There has been no steady, purposeful progression upwards, he argued -- no programmed development from primitive amoebas to homo sapiens with his laptop and cellphone. Rather, life has evolved randomly, moving to more complex structures simply because that was the only direction in which one-celled organisms could move. And if we want to talk about evolutionary success stories, the real heroes would not be people but bacteria, who have been around a lot longer than we have, and whose population has exploded far beyond our own. "After all," Gould said in an interview, "humans have only been here for a geological eye blink in the three and a half million year history of life, and that leads to the frightening thought that we might be an insignificant little twig that was never meant to be and is here only by accident..."
Gould told us, in other words, that there is no supreme intelligence, no grand, shaping hand, no master plan at all behind the great pageant of the universe. And that assertion challenges more than the literalism of biblical fundamentalists. That's a dagger in the heart of religious faith. It gives us a world based on nothing more than chance - the haphazard interaction of random, swirling electrons; a cold and uncaring cosmos rather than one infused with goodness and love; no ultimate meaning, no absolute truths, no purpose beyond those which we dream up for ourselves.
Liberal religion can readily incorporate science; we can even, with some difficulty, come to terms with the possibility that MUCH of the Bible is not literally true - as long as we can say that it is true on a deep level - that the moral lessons it imparts are rooted in reality. We do not have to believe, in other words, that God formed man out of the dust of the earth in order to believe that we are made in the divine image - that there is something of irreducible value in every human soul. But even the most liberal and progressive religion falters when forced to confront the possibility that none of it matters; that nature is amoral, that there is no supreme Power that unifies all life and summons us to respond with compassion and justice; that we are simply here by accident.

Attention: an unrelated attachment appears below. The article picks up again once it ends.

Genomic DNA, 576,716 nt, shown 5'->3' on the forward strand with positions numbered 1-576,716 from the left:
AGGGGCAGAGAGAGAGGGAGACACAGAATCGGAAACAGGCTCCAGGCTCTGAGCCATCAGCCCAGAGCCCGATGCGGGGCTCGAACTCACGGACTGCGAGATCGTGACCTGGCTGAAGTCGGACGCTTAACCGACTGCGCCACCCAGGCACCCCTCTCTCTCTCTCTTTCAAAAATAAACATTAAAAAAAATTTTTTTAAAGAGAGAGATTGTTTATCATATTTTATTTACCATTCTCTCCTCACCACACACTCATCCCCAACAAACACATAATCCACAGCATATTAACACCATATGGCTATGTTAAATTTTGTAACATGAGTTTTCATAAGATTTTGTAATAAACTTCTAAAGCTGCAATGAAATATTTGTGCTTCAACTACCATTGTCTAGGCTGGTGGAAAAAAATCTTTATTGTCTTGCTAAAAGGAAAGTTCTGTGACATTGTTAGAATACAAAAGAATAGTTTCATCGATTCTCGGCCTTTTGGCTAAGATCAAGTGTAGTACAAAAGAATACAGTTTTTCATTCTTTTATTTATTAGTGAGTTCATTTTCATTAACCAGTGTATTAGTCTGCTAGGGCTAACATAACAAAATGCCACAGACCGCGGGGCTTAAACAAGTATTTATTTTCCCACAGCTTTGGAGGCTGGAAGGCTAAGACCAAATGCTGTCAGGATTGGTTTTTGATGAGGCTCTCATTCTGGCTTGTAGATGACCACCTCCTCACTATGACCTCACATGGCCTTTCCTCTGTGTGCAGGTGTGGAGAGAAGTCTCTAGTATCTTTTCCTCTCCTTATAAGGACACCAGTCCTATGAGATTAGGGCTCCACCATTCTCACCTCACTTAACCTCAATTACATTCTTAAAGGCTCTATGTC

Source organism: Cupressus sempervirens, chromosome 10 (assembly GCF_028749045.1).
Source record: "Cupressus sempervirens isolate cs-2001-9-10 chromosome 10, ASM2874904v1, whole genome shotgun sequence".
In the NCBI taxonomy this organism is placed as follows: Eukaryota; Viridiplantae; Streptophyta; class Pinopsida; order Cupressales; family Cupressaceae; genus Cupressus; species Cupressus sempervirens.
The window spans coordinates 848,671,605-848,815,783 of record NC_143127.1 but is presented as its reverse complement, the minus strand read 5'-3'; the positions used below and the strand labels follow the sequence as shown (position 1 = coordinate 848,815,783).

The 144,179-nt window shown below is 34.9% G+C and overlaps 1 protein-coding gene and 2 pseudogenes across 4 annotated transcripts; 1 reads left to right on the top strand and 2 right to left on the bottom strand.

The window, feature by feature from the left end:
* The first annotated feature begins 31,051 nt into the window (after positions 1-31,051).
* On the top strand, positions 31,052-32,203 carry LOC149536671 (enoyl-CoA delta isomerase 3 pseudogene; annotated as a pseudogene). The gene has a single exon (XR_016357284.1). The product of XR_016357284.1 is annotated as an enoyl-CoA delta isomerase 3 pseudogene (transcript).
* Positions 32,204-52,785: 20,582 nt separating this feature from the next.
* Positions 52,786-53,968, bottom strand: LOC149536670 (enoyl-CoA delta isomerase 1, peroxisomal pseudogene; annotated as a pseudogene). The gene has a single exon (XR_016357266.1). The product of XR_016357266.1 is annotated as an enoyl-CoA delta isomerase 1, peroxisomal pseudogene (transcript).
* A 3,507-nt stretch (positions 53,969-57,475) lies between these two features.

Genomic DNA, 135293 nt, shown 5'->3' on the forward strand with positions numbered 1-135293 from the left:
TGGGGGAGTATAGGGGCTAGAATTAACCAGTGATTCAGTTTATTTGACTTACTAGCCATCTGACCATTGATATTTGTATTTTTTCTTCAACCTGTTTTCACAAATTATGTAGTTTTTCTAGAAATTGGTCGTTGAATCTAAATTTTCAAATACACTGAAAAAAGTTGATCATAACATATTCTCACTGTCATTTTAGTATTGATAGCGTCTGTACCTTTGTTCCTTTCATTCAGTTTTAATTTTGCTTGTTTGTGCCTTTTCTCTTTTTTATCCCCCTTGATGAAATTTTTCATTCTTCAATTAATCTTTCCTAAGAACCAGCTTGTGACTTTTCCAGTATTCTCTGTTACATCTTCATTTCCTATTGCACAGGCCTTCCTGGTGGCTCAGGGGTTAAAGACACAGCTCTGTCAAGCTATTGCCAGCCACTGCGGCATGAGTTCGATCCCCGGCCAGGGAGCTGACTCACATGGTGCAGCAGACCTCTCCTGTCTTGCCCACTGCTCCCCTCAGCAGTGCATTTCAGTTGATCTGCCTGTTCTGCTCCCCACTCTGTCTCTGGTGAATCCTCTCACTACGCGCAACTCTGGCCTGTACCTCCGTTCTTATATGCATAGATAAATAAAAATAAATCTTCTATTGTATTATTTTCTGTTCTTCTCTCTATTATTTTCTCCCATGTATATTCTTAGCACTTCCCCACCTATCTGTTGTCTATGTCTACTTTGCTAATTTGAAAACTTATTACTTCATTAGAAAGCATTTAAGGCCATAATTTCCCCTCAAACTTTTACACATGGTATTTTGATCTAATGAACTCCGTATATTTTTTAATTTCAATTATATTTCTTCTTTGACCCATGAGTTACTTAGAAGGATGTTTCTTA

Reconstructionist Judaism, which denies the existence of a personal God, still clings to the idea that there are moral laws in the universe as powerful as the physical laws of nature. A great force for goodness pervades all creation, said Mordechai Kaplan, founder of Reconstructionism. That force draws us to pursue the good just as magnetism draws the compass needle north. So a Reconstructionist can speak metaphorically of a benevolent God, a God who cares, who commands, who calls us to righteousness.
And though Reconstructionists may not see the world as something deliberately and consciously fashioned by an artist, they still insist that the universe is art; for there is order and coherence, meaningful direction, beauty, truth and moral purpose in its structure. But no theology I know of, and no religion I have seen, can accommodate the idea of a universe without design.
As a Reform Jew, I cannot close my eyes to science; I must have the courage to think through its teachings and grapple with their implications. But I can also say that science need not be the only lens through which I view the world, nor should its teachings be the only ones that define how I live in the world.